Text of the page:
The hardest part of building a ship model can be the planking of the hull. I say “can” be because it really depends on the kind of ship you are modeling and the method you choose for planking.
In this case, the easiest method is to follow the kit’s design. The basic goal is to simply get the hull covered with a nice smooth layer of attractive finish planking without worrying about whether or not it’s accurate to the way ships were actually planked. Using this method, which is generally prescribed in the instructions of most European kits, lay them down starting at the top of the hull and work down towards the keel. The planks will need to be tapered slightly at the ends and may require soaking and a little heat applied using a hair dryer, curling iron or electric plank bending tool.
I have yet to find a book that fully describes this kind of planking of the hull. Frank Mastini’s Ship Modeling Simplified, does the best job I’ve seen, but follows the building of Artesania Latina’s Bluenose II kit, which is a pretty easy hull to plank. He doesn’t talk about planking the apple bowed hulls of 18th century ships, which are much more difficult to plank.
With that said, there is also another way to finish the hull that’s at the other end of the difficulty spectrum, and that is to plank the hull using methods similar to the way the real ships were actually planked. This involves techniques of spiling to get the initial shape of the plank, measuring the hull to determine the width of the plank at various places along its length, cutting it to shape, measuring and re-measuring. heat bending the planks and so on. This can be very time consuming and can result in a model looking just so-so if the planking is not done properly, or it can result in a beautiful hull that’s accurate to actual practices. For most of us, the true results fall somewhere in between.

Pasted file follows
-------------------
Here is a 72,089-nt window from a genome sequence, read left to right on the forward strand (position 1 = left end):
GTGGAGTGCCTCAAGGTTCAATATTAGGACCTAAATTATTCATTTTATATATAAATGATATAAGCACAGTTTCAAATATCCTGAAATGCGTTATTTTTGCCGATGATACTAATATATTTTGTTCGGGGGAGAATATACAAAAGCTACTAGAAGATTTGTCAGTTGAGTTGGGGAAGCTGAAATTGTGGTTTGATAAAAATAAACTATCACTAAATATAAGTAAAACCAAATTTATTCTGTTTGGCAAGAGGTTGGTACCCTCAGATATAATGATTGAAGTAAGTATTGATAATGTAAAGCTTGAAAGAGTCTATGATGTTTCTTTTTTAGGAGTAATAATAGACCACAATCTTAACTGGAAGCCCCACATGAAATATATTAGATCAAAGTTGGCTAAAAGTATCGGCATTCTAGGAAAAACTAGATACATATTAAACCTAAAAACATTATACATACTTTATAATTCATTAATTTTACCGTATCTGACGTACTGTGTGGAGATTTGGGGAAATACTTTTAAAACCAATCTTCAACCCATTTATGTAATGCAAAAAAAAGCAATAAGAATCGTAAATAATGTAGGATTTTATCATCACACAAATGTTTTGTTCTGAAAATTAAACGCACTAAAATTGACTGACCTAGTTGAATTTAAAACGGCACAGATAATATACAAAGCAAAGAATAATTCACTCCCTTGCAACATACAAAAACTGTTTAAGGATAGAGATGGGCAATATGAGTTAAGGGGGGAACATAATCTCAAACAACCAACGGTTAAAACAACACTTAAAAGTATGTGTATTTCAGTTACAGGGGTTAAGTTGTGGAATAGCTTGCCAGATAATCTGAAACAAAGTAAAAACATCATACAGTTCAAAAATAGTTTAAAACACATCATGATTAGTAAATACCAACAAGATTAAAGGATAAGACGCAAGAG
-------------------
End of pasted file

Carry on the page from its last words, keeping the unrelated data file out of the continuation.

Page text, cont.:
A good book that illustrates authentic hull planking is Ben Lankford’s How to Build First-Rate Ship Models from Kits, put out by Model Expo, Inc. It doesn’t spend a lot of time on the subject, but gives a good description and illustrations of the process.
It’s really up to you and the style of model you like to build. If you want to use this latter style, make sure to get some practice in if you can. If you’re accustomed to doing a lot of very fine measurement work and a lot of careful, accurate shaping, then you might be able to tackle this at first try. Otherwise, simple, cheaper models can be very useful for developing your planking skills. Or, you can also carve a simple hull to practice on. You’ll have to decide what’s best for you.
If your model is to be painted, even if just below the waterline, then the method of planking you choose is not so critical and the planking detail is not as so noticeable. If your model is to be copper sheathed below the waterline, then the lower planking work with be completely hidden and that allows you to make all sorts of planking mistakes that no one will ever see. Of course, it opens the door to copper sheathing mistakes, but that’s another matter. In any case, this model should not be coppered as it’s the wrong period for it.
For this model, I’ve decided to attempt a more authentic look, with a continuous run of planking from bow to stern. I expect it will take a few stealers and drop planks, but that’s generally to be expected. It’s been a while since I’ve done a full plank-on-bulkhead model, particularly with all the planking visible. My focus has been on later period ships with coppered hulls and most of those I have been building up as plank-on-solid-hull.